Teleradiology

You might be surprised to learn that there are several hospitals in New Mexico that do not actually have a radiology department, or even a single radiologist under their roof. This is an increasingly-common practice in New Mexico hospitals called “teleradiology”. This is a cost-saving measure that is more often seen in smaller New Mexico hospitals, who have decided it is cheaper to pay for their radiologists to be off-site. In our experience, this is an invitation for medical malpractice to occur.

The way teleradiology is supposed to work is like this: An x-ray or other image is taken of you at your local hospital. It is then electronically sent over the internet to the computer of a big radiology group, many hundreds of miles away. (This radiology group would have a contract with your local hospital.) The idea is that your imaging is supposed to be quickly sent to one of their radiologists, and then interpreted by them. We have seen several instances where the image interpretation actually was done on the physicians’ home computer, believe it or not. A report of your study is then to be created by this far-away radiologist. This report is then uploaded on their computer, and the ordering physician at your local hospital is supposed to be sent a copy of the report that was issued by the far-away radiologist. A paper copy is supposed to be printed out in your local clinic or hospital and then put in your chart. In this very complicated chain of events, everything has to go right, or miscommunication and tragic consequences can occur.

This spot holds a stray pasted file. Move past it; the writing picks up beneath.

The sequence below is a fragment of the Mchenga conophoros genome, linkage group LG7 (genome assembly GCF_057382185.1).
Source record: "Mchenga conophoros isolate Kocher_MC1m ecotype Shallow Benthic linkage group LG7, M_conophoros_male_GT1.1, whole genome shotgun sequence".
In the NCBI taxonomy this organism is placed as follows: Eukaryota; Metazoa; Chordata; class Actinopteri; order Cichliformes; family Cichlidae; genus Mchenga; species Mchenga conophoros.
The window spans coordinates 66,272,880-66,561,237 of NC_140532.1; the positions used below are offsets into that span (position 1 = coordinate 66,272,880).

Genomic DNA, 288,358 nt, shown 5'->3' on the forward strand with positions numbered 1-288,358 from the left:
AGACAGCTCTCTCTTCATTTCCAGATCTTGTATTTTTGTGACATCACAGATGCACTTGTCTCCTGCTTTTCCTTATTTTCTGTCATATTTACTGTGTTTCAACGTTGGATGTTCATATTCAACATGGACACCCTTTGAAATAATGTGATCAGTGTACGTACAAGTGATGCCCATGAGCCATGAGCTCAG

Another very important failure can happen when teleradiology is used. This second type of failure has actually caused the death of our clients. Radiologists have strict standards, throughout the nation, regarding the communication of “critical findings” to your local doctor. If the far-away radiologist sees something on your image that could seriously impact your health, he is supposed to directly call your local physician who ordered your study, to let him or her know this important information. Unfortunately, when hundreds or thousands of miles separate your doctor and your radiologist, phone numbers are not known or not current, or the physician can’t be found, or he has the day off, or he is seeing patients, etc., this critical communication sometimes fails to happen.

As we hope you can see, it is very easy for mistakes to occur with teleradiology. The only way you can find out if this is your doctor’s or hospital’s arrangement to have your radiology studies interpreted, is to ask. You might be surprised at the answer.